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I-81 is notorious for its fatal truck crashes. Its death rate is 70% higher than any other Virginia interstate. Now, Virginia lawmakers are interested in adding ultra-heavy, “monster trucks” to the mix on I-81. Learn more about their plans and how it might impact your safety. 

What Are “Monster” Trucks? 

We’re not talking about the monster trucks that shoot fire and crush buses at fairgrounds and arenas. Instead, Virginia lawmakers are considering allowing longer, heavier trucks on our interstates. The proposed law would create a work group that analyzes the impact of six-axle, 91,000-pound trucks on Virginia roads. Currently, the majority of Virginia’s trucks have an 80,000-pound weight limit. 

Big corporations and industry groups argue that increased truck weights are good for the Commonwealth. For example, Anheuser Busch estimates that it will make an additional $2.32 million in profits if it operates monster trucks.  

Lawmakers also argue that the bill would let Virginia participate in federal pilot programs involving monster trucks. However, these programs do not exist at the present time. While the federal government has considered pilot programs in the past, lawmakers have consistently rejected them. It’s unclear how the proposed work group would study a non-existent pilot program. 

In early March 2018, the bill passed both the Virginia House and Senate. It is currently sitting on the governor’s desk. 

Why Is I-81 So Dangerous for Drivers? 

I-81 runs between four states: Pennsylvania, West Virginia, Maryland, and Virginia. It’s famous for its multi-car pileups and horrific crashes. On average, there are 2,000 crashes on Virginia’s section of I-81 each year. 

I-81 is a challenging road to drive. Its elevation varies dramatically from 2,284 feet to 705 feet as the interstate winds through mountains and river valleys. Because it is mostly a rural road, many truck drivers use it to bypass congested urban areas (such as Washington, DC). However, drivers that are unfamiliar with I-81 can easily make catastrophic errors. For example, a truck driver might miscalculate braking distances or descent speeds. Or a poorly maintained truck might experience a brake or tire failure due to I-81’s extreme conditions.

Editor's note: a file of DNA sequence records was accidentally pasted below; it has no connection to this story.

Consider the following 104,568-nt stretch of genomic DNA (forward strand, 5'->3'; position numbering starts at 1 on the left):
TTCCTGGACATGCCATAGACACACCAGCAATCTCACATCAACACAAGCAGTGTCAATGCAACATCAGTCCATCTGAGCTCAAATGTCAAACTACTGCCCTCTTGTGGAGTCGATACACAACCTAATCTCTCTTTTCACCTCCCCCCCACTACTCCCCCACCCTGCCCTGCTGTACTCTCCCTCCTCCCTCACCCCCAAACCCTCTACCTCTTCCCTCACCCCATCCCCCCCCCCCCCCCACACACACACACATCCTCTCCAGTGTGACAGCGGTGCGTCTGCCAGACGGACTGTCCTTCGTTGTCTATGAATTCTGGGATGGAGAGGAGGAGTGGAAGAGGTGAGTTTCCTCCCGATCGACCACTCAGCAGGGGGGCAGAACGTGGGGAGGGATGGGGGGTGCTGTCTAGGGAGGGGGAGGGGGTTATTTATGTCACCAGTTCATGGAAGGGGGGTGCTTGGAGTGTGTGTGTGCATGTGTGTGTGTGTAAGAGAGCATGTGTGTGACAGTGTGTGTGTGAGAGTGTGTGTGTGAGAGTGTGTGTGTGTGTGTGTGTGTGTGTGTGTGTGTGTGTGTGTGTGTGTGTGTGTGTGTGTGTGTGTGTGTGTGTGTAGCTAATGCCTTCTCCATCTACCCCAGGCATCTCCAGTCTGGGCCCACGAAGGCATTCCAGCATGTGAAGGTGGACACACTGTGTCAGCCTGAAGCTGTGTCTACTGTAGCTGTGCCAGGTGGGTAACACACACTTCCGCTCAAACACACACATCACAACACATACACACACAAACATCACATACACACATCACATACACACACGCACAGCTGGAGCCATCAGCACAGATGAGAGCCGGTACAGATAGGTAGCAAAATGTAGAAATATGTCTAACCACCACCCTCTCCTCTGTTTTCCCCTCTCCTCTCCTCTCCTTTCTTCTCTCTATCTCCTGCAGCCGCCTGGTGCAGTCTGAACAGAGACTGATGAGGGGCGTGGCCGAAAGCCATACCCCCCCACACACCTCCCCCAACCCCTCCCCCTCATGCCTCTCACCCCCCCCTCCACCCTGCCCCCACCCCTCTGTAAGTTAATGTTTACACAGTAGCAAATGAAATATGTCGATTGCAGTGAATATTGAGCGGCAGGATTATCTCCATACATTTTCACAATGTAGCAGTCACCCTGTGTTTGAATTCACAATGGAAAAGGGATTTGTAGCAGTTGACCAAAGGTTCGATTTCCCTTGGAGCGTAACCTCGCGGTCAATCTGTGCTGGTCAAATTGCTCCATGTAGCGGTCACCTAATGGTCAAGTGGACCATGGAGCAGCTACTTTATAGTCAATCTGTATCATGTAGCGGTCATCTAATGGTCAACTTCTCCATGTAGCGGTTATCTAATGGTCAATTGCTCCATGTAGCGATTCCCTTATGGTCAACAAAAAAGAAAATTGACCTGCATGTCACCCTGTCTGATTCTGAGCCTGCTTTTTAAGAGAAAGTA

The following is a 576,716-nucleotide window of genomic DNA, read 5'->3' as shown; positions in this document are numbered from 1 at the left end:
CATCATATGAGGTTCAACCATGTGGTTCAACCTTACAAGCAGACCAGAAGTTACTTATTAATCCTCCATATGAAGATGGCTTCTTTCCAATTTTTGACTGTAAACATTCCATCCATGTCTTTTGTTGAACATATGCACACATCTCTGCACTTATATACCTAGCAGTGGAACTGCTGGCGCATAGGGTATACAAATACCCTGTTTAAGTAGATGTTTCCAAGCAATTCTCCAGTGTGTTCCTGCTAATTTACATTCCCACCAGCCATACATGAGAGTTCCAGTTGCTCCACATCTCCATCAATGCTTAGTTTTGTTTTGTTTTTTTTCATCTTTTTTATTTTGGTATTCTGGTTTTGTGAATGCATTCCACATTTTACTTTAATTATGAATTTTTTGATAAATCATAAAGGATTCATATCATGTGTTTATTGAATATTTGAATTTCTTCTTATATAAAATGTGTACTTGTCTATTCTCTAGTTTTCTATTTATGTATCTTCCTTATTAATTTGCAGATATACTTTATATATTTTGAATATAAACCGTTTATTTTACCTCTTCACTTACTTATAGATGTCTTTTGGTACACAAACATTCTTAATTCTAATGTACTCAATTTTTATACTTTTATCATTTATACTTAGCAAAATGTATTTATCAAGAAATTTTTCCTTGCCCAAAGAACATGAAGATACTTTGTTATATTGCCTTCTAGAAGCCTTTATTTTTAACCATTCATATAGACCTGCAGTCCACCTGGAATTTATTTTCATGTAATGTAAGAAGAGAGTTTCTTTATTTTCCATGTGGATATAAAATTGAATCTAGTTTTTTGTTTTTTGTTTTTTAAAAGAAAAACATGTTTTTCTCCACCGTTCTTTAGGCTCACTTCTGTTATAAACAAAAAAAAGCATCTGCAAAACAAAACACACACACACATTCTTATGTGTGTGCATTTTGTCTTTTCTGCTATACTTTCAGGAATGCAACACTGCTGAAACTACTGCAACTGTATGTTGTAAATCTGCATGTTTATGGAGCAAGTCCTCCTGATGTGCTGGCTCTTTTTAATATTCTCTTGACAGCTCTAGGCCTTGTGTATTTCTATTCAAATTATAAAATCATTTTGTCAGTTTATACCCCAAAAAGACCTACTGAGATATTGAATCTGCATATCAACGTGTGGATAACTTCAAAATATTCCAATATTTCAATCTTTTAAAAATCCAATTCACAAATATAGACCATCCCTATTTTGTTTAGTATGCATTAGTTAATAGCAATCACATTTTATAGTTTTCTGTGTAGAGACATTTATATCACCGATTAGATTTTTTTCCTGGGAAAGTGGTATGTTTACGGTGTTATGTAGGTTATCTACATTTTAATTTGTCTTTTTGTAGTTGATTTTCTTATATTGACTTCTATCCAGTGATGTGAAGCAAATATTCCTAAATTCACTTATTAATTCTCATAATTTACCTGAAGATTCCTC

While many I-81 accidents are caused by driver error and negligence, there are several factors that make it uniquely dangerous. 

Traffic Volume

In Virginia alone, 11.7 million trucks travel I-81 each year. They share the interstate with millions of passenger cars filled with commuters, tourists, and college students, leading to an increased risk of pileups. 

Rough Terrain

Almost 15% of the interstate has a grade of more than 3% (considered mountainous). At this grade, normal trucks need much longer stopping distances. Trucks also slow down significantly when traveling up I-81’s inclines, causing congestion. On the descent, they speed up dramatically and sometimes barrel into other vehicles. 

Weather

Combine slick roads due to rain, ice, or snow with I-81’s dramatic elevation changes, and you have a recipe for disaster. 

Now, imagine adding ultra-heavy trucks to this complicated interstate. 

How Could Monster Trucks Impact Safety on I-81?

While there isn’t a lot of data on the safety of ultra-heavy trucks, we have a lot of reasons to be concerned about their presence on I-81. Limited testing of 91,000-pound trucks in Washington reported a 47% increase in truck crashes. Other studies suggest that these oversized trucks also increase the number of fatal crashes.